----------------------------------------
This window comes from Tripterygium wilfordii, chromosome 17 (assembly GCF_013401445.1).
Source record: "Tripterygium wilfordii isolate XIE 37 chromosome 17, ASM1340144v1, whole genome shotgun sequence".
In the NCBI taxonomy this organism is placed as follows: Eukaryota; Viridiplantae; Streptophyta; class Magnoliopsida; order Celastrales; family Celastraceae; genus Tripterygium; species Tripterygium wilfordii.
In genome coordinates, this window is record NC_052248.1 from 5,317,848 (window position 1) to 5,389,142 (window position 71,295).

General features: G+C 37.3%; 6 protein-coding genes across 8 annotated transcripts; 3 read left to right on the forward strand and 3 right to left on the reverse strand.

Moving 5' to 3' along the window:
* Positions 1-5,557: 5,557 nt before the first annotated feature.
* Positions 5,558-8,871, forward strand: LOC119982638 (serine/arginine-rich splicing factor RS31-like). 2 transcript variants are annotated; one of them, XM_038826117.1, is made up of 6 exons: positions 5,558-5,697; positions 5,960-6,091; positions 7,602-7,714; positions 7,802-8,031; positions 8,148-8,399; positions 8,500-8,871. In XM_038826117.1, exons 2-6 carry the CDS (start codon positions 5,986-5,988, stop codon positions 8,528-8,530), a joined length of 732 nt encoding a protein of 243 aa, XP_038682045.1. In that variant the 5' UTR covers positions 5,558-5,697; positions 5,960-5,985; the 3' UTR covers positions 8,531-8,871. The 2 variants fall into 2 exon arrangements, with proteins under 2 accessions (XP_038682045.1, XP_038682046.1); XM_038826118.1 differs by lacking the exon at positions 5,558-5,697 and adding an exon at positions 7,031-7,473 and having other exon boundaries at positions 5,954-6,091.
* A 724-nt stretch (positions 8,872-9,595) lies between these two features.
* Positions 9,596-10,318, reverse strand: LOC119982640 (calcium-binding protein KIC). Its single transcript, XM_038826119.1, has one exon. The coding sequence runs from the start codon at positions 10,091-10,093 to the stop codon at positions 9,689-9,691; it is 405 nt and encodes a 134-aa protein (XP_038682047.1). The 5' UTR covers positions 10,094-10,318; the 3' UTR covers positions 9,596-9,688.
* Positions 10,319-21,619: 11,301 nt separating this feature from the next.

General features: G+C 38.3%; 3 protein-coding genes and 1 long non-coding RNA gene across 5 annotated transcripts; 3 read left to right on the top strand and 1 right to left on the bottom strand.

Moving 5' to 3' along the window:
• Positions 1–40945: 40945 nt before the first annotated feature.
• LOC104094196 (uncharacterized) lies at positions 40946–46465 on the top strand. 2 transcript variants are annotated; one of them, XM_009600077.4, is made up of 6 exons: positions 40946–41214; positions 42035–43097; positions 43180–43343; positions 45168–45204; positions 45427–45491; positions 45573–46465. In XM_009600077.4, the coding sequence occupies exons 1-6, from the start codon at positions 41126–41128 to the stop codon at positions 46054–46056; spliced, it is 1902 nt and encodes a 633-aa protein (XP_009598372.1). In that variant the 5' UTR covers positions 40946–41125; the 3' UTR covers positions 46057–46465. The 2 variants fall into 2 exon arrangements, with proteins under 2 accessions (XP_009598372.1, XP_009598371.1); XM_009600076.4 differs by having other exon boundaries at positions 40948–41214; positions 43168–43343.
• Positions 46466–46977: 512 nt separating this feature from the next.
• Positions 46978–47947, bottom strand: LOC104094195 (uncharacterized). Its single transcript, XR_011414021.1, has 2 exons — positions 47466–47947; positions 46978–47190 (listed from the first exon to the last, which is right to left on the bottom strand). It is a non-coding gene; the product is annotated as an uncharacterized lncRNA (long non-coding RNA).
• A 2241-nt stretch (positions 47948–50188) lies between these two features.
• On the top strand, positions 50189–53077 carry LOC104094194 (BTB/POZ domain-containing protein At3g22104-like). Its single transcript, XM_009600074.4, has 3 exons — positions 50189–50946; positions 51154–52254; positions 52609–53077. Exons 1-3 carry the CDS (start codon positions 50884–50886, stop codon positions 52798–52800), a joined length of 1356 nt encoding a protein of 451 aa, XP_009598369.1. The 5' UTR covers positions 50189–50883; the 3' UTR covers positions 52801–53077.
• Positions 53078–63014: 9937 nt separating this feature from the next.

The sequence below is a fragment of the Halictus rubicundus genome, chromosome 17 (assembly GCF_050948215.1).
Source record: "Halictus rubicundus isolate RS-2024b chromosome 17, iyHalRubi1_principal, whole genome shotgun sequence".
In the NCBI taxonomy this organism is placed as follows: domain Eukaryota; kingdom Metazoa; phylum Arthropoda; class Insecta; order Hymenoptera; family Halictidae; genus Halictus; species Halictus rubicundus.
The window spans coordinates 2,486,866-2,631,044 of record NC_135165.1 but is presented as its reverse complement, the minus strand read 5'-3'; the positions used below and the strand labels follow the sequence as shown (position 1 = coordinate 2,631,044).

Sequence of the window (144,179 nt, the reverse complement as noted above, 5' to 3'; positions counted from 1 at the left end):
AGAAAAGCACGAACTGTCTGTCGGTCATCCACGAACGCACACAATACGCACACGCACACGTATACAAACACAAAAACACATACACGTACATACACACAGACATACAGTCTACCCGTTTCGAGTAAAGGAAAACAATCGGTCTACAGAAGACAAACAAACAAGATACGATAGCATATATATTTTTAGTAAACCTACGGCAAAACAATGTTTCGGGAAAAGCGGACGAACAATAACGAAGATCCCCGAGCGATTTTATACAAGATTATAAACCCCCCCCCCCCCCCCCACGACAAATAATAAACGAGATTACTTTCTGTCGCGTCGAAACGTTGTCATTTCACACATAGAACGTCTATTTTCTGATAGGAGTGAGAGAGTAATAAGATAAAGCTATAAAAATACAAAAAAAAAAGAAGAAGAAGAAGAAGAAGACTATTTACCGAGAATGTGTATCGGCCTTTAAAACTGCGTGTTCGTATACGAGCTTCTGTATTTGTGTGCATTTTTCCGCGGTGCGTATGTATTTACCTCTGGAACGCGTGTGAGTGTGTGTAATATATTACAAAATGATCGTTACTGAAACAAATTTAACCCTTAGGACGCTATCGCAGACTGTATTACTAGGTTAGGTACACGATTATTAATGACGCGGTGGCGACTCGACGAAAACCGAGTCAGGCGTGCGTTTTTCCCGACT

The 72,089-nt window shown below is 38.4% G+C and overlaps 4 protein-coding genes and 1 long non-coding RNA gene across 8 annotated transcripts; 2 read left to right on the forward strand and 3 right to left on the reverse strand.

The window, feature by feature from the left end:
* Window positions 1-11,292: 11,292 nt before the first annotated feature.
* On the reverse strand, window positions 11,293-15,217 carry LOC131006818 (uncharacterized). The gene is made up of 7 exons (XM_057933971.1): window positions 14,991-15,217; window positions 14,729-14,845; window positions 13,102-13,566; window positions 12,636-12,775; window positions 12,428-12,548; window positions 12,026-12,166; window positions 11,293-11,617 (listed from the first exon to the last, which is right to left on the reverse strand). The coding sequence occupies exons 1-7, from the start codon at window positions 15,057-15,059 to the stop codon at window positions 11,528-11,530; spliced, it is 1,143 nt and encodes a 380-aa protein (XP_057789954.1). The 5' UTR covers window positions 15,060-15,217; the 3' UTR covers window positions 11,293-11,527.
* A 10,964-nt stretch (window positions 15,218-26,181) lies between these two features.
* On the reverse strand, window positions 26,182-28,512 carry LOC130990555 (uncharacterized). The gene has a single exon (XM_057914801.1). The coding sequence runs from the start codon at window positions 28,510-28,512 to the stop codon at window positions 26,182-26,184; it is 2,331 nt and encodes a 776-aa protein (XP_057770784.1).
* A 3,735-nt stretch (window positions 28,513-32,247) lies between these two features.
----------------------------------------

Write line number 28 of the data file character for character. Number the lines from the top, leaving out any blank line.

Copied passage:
The window, feature by feature from the left end: